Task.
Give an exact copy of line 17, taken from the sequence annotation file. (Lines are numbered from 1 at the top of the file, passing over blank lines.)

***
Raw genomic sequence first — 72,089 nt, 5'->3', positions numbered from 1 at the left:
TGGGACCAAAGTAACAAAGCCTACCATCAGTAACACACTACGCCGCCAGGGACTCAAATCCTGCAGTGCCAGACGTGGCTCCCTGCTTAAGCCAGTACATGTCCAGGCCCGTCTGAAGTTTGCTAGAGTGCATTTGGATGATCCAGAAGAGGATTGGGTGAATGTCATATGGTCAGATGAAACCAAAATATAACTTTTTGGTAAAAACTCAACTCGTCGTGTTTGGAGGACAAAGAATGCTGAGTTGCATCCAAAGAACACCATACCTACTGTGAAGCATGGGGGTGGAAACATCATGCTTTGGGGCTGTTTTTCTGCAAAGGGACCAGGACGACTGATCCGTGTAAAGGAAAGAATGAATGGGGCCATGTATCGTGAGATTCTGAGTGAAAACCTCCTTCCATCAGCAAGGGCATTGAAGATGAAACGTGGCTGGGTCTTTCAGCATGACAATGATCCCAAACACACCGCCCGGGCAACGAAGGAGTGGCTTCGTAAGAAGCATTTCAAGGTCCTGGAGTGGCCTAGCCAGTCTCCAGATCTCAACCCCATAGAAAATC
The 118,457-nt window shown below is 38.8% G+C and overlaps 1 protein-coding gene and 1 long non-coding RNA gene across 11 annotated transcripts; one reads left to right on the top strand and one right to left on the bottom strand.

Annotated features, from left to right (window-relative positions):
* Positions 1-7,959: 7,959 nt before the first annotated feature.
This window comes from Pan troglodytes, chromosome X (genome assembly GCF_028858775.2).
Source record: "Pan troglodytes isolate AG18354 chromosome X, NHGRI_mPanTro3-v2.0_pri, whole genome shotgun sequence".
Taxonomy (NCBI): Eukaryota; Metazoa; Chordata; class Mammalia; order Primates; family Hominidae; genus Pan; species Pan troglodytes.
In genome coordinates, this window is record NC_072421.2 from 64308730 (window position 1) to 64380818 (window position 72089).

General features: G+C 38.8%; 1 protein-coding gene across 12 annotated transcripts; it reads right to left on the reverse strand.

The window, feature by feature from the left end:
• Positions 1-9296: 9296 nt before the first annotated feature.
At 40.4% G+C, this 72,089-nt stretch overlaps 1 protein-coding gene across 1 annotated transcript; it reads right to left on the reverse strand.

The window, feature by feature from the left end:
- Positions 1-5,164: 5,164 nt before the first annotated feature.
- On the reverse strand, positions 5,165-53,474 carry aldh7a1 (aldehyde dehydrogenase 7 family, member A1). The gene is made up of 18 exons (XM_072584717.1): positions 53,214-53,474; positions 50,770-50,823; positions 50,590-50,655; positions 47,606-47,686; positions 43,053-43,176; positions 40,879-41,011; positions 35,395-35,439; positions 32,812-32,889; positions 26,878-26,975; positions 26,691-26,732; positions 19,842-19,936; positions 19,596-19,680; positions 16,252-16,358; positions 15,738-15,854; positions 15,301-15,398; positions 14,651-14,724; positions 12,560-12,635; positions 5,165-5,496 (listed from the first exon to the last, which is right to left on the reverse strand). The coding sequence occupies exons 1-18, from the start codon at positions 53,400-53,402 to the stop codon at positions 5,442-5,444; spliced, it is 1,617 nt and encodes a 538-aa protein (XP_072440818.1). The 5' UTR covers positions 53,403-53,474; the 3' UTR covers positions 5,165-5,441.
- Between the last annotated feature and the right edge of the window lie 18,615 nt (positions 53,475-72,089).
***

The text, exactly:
- Between the last annotated feature and the right edge of the window lie 18,615 nt (positions 53,475-72,089).